Figure 5. LMW-glutenin protein (A9YSH4) highlighting the sequence coverage for both MS platforms. Common peptides (red) observed on both platforms and unique peptides (blue) are represented. Underlined are the clinically relevant celiac-toxic motifs as defined by the Goodman database.9
Figure 6. Distribution of peptides identified by both platforms as containing recognized celiac-toxic motifs.1

An analysis of the quantitative distribution – using top3 quantification on the various protein groups based on the RapiGest extraction protocol – shows γ-gliadins to be the most abundant, while LMW glutenins and ω-gliadins are of lowest abundance.

The α-gliadins appear to be present across the entire dynamic range (Figure 7). The quantitation curve is representative of the single extraction system investigated, and the distribution and abundance of the gluten protein groups would be expected to differ depending on the extraction conditions.

Figure 7. Quantitation curve constructed from normalized relative abundances of gluten proteins, identified using HDMSE for an extract containing RapiGest. Individual protein identifications are colored on the basis of the five protein sub-groups.

Conclusion

The extraction efficiency of gluten proteins has shown to improve with buffers containing RapiGest when compared with other extraction buffers – includingthe industry standard, based on the Codex Alimentarius Commission recomme ndation. Subsequent analysis with SYNAPT G2-Si provided 25% more protein identifications when using HDMSE compared with a competitor platform, which utilized a DDA strategy. The number of unique peptides identified was also 10-fold higher for HDMSE data, providing a greater number of glutenin and associated celiac-toxic motifs. Qualitative andquantitative information is obt ained within a single acquisition. Label-free quantitation varies depending on the sub-group of gluten proteins. For example, peptides derived from γ-gliadins and LMW-glutenins are the most and least abundant respectively.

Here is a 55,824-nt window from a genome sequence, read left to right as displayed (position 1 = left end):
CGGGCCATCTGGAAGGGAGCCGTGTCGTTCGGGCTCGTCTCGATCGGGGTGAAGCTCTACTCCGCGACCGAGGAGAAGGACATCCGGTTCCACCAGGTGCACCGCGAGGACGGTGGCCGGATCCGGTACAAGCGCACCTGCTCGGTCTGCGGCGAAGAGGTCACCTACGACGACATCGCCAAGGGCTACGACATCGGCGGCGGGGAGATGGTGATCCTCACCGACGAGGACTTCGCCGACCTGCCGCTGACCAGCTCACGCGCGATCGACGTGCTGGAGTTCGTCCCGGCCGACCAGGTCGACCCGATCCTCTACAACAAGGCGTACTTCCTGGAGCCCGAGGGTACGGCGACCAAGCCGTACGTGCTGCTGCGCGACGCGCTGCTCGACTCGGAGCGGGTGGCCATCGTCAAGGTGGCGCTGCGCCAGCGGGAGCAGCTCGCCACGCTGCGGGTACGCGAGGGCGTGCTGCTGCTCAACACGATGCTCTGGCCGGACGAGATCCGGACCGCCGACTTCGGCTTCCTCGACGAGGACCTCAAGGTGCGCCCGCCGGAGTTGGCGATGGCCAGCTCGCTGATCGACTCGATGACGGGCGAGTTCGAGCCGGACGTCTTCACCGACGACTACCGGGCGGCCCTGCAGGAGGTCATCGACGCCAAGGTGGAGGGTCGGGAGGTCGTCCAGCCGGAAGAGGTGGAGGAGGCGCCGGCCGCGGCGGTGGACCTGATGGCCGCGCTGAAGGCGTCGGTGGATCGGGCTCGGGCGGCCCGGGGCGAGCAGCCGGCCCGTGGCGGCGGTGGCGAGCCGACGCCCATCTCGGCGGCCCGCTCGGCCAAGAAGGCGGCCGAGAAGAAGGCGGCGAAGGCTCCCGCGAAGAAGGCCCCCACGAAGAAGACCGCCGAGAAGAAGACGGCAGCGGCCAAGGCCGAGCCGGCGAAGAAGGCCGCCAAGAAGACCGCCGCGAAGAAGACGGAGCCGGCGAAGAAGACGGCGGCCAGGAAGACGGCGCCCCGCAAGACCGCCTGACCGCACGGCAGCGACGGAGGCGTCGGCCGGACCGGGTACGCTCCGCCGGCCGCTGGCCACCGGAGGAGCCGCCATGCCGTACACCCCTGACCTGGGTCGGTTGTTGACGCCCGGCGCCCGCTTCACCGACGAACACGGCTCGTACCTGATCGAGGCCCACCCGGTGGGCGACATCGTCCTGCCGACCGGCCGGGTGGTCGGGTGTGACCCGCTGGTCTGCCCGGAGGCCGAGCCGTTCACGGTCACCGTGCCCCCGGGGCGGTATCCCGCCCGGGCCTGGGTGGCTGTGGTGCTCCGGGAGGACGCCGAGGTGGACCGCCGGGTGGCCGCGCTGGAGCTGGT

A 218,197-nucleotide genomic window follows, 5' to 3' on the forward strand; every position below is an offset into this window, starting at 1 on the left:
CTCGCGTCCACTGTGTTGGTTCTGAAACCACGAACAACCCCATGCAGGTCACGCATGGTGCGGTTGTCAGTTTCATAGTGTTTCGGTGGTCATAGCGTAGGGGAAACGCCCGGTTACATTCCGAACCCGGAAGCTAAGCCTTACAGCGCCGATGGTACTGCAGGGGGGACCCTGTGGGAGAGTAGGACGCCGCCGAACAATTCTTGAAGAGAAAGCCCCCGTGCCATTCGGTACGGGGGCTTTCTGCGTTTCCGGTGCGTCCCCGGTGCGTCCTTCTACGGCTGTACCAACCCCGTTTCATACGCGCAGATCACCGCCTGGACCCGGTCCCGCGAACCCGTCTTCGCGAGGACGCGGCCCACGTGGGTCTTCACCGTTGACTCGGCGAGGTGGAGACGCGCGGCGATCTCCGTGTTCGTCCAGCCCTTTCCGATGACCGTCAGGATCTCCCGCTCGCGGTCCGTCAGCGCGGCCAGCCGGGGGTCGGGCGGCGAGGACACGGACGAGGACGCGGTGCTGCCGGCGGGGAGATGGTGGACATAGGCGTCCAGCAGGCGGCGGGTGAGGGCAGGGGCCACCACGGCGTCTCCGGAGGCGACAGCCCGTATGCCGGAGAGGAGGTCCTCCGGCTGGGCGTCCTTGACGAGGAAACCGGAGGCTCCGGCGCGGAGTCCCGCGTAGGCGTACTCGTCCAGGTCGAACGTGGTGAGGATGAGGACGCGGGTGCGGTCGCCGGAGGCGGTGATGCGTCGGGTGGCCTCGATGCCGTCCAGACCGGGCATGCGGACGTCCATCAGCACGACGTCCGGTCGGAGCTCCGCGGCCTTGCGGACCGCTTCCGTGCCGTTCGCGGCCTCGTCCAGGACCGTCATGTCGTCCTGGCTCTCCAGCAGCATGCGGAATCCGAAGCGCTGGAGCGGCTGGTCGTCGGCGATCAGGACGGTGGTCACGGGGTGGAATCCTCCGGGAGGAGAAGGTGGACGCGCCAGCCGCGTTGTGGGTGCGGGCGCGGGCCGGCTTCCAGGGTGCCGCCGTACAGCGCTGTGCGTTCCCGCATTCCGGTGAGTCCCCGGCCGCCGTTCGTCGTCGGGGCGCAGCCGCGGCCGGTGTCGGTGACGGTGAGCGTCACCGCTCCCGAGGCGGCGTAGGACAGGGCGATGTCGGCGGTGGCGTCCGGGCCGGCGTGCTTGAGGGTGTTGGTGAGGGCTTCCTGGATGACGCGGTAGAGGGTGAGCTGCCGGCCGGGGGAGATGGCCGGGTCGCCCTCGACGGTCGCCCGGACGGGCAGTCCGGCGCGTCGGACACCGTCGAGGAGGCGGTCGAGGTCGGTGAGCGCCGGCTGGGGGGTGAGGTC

References

  1. Shewry, P.R. and Tatham, A.S. Improving Wheat to Remove Celiac Epitopes But Retain Functionality. Journal of Cereal Science. 2016. 67:12–21.
  2.  Colgrave, M.L., et al. Proteomic Profiling of 16 Cereal Grains and the Application of Targeted Proteomics to Detect Wheat Contamination. Journal of Proteome Research. 2015. 14(6):2659–2668.
  3. Lebwohl B., L.J.F., and Green P.H. Celiac Disease and Nonceliac Gluten Sensitivity. British Medical Journal. 2015.
  4.  Shewry, P.R., et al. CHAPTER 8: Wheat Grain Proteins, in WHEAT: Chemistry and Technology. AACC International, Inc. 2009. 223–298. 
  5. Wieser, H. Chemistry of Gluten Proteins. Food Microbiology. 2007. 24(2):115–119.
  6. Haraszi, R., et al. Analytical Methods for Detection of Gluten in Food-Method Developments in Support of Food Labeling Legislation. Journal of AOAC International. 2011. 94(4):1006–1025.
  7.  Fiedler, K.L., et al. Characterization of Grain-Specific Peptide Markers for the Detection of Gluten by Mass Spectrometry. Journal of Agricultural and Food Chemistry. 2014. 62(25):5835–5844.
  8.  Sollid, L., et al. Nomenclature and Listing of Celiac Disease Relevant Gluten T-cell Epitopes Restricted by HLA-DQ Molecules. Immunogenetics. 2012. 64(6):455–460.
  9. Goodman, R.E. AllergenOnline. Home of the FARRP allergen protein database. Available from: http://www.allergenonline.org/.

720005672, April 2016